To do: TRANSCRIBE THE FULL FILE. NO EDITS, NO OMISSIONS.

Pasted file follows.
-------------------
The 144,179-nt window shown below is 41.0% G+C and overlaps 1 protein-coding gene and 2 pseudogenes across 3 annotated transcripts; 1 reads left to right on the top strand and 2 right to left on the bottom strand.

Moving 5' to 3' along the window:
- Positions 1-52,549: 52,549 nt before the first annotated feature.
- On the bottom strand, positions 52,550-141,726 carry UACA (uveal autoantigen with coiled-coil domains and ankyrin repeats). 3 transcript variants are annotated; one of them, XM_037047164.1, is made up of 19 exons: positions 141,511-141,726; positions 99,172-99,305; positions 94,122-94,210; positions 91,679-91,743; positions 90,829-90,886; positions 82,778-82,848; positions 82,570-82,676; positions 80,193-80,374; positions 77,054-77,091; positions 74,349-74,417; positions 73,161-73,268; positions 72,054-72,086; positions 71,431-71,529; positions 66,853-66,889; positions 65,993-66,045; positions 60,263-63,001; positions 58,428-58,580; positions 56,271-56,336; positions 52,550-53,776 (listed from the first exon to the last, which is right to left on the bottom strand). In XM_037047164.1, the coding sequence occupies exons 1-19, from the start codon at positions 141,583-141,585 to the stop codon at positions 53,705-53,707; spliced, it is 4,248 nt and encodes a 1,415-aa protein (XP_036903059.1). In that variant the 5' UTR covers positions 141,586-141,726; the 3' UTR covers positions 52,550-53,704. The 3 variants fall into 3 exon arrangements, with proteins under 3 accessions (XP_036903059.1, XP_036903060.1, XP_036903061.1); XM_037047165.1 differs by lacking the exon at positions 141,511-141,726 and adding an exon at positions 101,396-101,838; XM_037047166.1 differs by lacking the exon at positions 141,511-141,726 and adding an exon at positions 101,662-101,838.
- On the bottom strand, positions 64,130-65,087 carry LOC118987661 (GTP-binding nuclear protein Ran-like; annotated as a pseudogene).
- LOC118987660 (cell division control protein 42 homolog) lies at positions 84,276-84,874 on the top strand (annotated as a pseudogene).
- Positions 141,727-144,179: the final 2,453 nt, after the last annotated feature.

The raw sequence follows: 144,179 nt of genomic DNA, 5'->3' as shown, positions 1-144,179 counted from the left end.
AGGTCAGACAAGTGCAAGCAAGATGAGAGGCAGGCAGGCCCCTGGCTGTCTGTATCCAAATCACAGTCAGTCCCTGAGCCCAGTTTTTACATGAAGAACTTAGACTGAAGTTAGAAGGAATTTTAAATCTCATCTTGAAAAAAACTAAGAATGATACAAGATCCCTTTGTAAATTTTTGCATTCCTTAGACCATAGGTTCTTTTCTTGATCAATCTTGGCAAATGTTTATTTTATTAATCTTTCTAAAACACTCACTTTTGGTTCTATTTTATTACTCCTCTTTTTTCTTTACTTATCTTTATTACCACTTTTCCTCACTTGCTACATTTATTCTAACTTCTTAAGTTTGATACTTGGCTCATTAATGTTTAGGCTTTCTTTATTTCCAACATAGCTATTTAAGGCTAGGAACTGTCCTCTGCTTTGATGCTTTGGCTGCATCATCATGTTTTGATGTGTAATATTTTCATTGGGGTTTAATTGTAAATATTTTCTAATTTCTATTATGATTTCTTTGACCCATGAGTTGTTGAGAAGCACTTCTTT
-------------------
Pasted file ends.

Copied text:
The 144,179-nt window shown below is 41.0% G+C and overlaps 1 protein-coding gene and 2 pseudogenes across 3 annotated transcripts; 1 reads left to right on the top strand and 2 right to left on the bottom strand.

Moving 5' to 3' along the window:
- Positions 1-52,549: 52,549 nt before the first annotated feature.
- On the bottom strand, positions 52,550-141,726 carry UACA (uveal autoantigen with coiled-coil domains and ankyrin repeats). 3 transcript variants are annotated; one of them, XM_037047164.1, is made up of 19 exons: positions 141,511-141,726; positions 99,172-99,305; positions 94,122-94,210; positions 91,679-91,743; positions 90,829-90,886; positions 82,778-82,848; positions 82,570-82,676; positions 80,193-80,374; positions 77,054-77,091; positions 74,349-74,417; positions 73,161-73,268; positions 72,054-72,086; positions 71,431-71,529; positions 66,853-66,889; positions 65,993-66,045; positions 60,263-63,001; positions 58,428-58,580; positions 56,271-56,336; positions 52,550-53,776 (listed from the first exon to the last, which is right to left on the bottom strand). In XM_037047164.1, the coding sequence occupies exons 1-19, from the start codon at positions 141,583-141,585 to the stop codon at positions 53,705-53,707; spliced, it is 4,248 nt and encodes a 1,415-aa protein (XP_036903059.1). In that variant the 5' UTR covers positions 141,586-141,726; the 3' UTR covers positions 52,550-53,704. The 3 variants fall into 3 exon arrangements, with proteins under 3 accessions (XP_036903059.1, XP_036903060.1, XP_036903061.1); XM_037047165.1 differs by lacking the exon at positions 141,511-141,726 and adding an exon at positions 101,396-101,838; XM_037047166.1 differs by lacking the exon at positions 141,511-141,726 and adding an exon at positions 101,662-101,838.
- On the bottom strand, positions 64,130-65,087 carry LOC118987661 (GTP-binding nuclear protein Ran-like; annotated as a pseudogene).
- LOC118987660 (cell division control protein 42 homolog) lies at positions 84,276-84,874 on the top strand (annotated as a pseudogene).
- Positions 141,727-144,179: the final 2,453 nt, after the last annotated feature.

The raw sequence follows: 144,179 nt of genomic DNA, 5'->3' as shown, positions 1-144,179 counted from the left end.
AGGTCAGACAAGTGCAAGCAAGATGAGAGGCAGGCAGGCCCCTGGCTGTCTGTATCCAAATCACAGTCAGTCCCTGAGCCCAGTTTTTACATGAAGAACTTAGACTGAAGTTAGAAGGAATTTTAAATCTCATCTTGAAAAAAACTAAGAATGATACAAGATCCCTTTGTAAATTTTTGCATTCCTTAGACCATAGGTTCTTTTCTTGATCAATCTTGGCAAATGTTTATTTTATTAATCTTTCTAAAACACTCACTTTTGGTTCTATTTTATTACTCCTCTTTTTTCTTTACTTATCTTTATTACCACTTTTCCTCACTTGCTACATTTATTCTAACTTCTTAAGTTTGATACTTGGCTCATTAATGTTTAGGCTTTCTTTATTTCCAACATAGCTATTTAAGGCTAGGAACTGTCCTCTGCTTTGATGCTTTGGCTGCATCATCATGTTTTGATGTGTAATATTTTCATTGGGGTTTAATTGTAAATATTTTCTAATTTCTATTATGATTTCTTTGACCCATGAGTTGTTGAGAAGCACTTCTTT